Dale Simmons, a fourth generation farmer who owns Lone Oak Ranch in Reedley, CA or one of his extended farm "family", have been coming to the Oakland Kaiser Permanente Friday Fresh Farmers' Market every week since it opened in May 2003. From them I have learned the genetics of apriums (75% apricot and 25% plums) and pluots (you can do the math). I also learned that asparagus doesn't sprout until the ground temperature hits 65 degrees in Fresno. At last Friday's market we discussed the freeze and the vast impact on many farmers. He talked about the value of crop diversity in the use of his land. While he lost a significant portion of his citrus crop, a substantial part of his farm is devoted to other crops thus the smile from him when he talked about the freeze's beneficial impact on his stonefruit trees. Evidently peach and nectarine trees really like cold weather. They need 800 hours of temperatures below 45 degrees to prosper. It may be a great year for peach pie.
In response to a recent recipe, a number of you wrote to explain why lentils should be "picked over". Many told stories of finding little lentil sized pebbles which are hard on your teeth and harder to digest.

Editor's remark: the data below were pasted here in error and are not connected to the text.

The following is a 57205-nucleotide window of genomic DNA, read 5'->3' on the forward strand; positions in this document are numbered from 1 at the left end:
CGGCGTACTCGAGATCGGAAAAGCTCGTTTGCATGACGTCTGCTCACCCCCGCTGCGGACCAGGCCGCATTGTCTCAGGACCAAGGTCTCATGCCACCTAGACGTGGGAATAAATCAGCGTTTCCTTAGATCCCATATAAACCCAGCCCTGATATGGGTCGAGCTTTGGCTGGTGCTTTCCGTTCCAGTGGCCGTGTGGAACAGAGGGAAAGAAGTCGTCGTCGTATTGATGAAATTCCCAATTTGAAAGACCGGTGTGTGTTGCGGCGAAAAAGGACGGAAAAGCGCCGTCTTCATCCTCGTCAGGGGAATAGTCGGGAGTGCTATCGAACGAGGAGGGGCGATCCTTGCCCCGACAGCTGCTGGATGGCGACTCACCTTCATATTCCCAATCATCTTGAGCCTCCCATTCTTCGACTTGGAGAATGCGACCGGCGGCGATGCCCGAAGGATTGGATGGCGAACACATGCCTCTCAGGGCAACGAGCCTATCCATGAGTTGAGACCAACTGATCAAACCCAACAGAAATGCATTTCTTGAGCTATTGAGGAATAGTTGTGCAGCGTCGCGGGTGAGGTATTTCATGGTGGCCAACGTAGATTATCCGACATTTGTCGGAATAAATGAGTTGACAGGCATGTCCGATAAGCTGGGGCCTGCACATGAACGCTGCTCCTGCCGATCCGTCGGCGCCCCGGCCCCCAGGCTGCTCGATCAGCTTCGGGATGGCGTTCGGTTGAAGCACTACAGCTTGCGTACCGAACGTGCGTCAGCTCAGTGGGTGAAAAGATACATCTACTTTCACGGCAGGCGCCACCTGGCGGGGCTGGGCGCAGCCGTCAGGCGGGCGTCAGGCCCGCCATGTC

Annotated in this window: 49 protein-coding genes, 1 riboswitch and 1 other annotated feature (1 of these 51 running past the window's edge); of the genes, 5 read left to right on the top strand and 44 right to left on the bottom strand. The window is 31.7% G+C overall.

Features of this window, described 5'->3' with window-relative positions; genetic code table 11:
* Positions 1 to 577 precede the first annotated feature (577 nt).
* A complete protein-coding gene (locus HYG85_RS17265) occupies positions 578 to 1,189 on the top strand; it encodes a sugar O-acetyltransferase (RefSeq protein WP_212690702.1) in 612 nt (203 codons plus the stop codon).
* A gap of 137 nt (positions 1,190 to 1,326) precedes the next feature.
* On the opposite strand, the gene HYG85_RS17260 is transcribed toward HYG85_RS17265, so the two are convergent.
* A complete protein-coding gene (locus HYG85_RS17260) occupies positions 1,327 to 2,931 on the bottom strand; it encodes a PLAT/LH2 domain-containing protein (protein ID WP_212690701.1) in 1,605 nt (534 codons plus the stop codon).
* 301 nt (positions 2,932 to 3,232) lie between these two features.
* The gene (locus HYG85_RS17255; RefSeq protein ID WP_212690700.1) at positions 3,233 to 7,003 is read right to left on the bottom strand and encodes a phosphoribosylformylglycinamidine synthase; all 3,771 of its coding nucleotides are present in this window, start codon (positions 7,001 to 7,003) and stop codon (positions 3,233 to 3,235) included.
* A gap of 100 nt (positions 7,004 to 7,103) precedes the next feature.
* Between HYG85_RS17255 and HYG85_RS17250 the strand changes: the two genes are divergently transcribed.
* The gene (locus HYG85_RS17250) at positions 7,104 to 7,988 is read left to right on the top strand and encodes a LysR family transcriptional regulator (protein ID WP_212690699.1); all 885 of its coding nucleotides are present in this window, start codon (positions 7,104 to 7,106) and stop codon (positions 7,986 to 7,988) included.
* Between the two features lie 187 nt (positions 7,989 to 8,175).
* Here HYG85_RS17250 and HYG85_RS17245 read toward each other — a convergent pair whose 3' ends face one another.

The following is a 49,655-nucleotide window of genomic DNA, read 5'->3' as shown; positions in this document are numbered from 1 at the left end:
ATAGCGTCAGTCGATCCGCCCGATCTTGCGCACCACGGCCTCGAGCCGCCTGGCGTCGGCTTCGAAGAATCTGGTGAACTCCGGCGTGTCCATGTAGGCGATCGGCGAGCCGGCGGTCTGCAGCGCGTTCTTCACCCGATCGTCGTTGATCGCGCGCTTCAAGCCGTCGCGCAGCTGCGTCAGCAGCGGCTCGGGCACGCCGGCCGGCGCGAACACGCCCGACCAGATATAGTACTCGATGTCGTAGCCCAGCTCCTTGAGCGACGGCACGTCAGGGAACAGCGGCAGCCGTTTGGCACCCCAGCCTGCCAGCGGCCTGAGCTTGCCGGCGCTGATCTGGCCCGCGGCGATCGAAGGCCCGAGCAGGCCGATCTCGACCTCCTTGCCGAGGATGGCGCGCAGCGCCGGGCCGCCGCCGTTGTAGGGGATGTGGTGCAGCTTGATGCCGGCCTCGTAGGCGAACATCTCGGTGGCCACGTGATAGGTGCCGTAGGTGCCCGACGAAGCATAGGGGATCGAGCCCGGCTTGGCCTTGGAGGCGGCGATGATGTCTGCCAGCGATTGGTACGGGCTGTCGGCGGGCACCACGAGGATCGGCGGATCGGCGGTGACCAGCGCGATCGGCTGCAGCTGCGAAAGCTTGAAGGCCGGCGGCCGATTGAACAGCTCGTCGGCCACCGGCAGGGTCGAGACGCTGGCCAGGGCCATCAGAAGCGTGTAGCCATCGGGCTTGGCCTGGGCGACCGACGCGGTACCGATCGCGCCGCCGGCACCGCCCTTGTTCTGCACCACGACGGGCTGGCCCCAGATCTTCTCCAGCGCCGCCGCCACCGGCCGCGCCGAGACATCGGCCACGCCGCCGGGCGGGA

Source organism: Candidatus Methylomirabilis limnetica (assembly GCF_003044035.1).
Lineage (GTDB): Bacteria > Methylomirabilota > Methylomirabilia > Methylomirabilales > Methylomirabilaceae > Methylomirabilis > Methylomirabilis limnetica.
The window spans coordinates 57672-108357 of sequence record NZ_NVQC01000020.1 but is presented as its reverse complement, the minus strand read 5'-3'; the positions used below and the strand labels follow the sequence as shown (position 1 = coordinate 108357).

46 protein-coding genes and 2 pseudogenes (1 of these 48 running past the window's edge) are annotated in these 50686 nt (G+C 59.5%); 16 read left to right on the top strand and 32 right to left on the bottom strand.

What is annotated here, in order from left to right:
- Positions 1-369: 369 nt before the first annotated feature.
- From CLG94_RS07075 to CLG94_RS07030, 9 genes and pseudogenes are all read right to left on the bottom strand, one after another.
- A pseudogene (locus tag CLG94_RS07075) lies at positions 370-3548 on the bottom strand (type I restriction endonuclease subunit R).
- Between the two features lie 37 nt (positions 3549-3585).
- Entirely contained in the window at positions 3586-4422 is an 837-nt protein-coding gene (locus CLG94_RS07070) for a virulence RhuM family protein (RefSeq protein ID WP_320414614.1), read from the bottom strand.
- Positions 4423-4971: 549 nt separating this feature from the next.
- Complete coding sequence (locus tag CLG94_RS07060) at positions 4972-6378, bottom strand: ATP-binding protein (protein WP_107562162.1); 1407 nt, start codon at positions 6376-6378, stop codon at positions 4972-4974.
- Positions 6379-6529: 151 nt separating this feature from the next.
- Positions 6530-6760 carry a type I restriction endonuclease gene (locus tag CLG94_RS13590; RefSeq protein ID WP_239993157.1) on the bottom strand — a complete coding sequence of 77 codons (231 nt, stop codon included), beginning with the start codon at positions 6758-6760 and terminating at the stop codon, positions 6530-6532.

This week's recipe is just right for anyone who has self doubts about their culinary skills. Find a number of winter vegetables. Simmer, purée, sauté, season and eat. I didn't have any broccoli, but it would be good to add the florets from 1/2 of a head. This is a low fat and easy way to enjoy the flavors of the winter market.
- 6 cups chicken stock or broth
- 1 yellow onion thickly sliced
- 2 cloves garlic, coarsely chopped
- 1 baking potato or the equivalent in smaller potatoes, cut into large chunks. Leave the skin on.
- 2 carrots, thickly sliced
- 1 stalk celery, thickly sliced
- 2 heaping tsp dried herb mix (I used Italian)
- 1 tsp salt or to taste
- 1/2 tsp white pepper
- 1 bunch spinach, tough stems removed or the equivalent amount of baby spinach leaves
- 1/2 pound cremini mushrooms, sliced
- 1 Tbsp butter or low fat butter substitute
- Chopped parsley
Bring the stock to a boil in a soup pot. Add the onion, garlic, potato, carrots, celery, salt, and herbs. Simmer until the potatoes are tender, 15-20 minutes. Stir in the white pepper and spinach. Cook some more until the spinach has wilted. Purée in batches in a blender or use a hand held immersion blender (much easier — a worthwhile invention). Sauté the mushrooms in butter over medium-high heat and stir into the soup. Garnish with chopped parsley. You can adjust the consistency of the soup by adding more stock if you wish. Served with a salad you probably get your five servings of vegetables for the day at one meal.
Nutrition Information (per serving)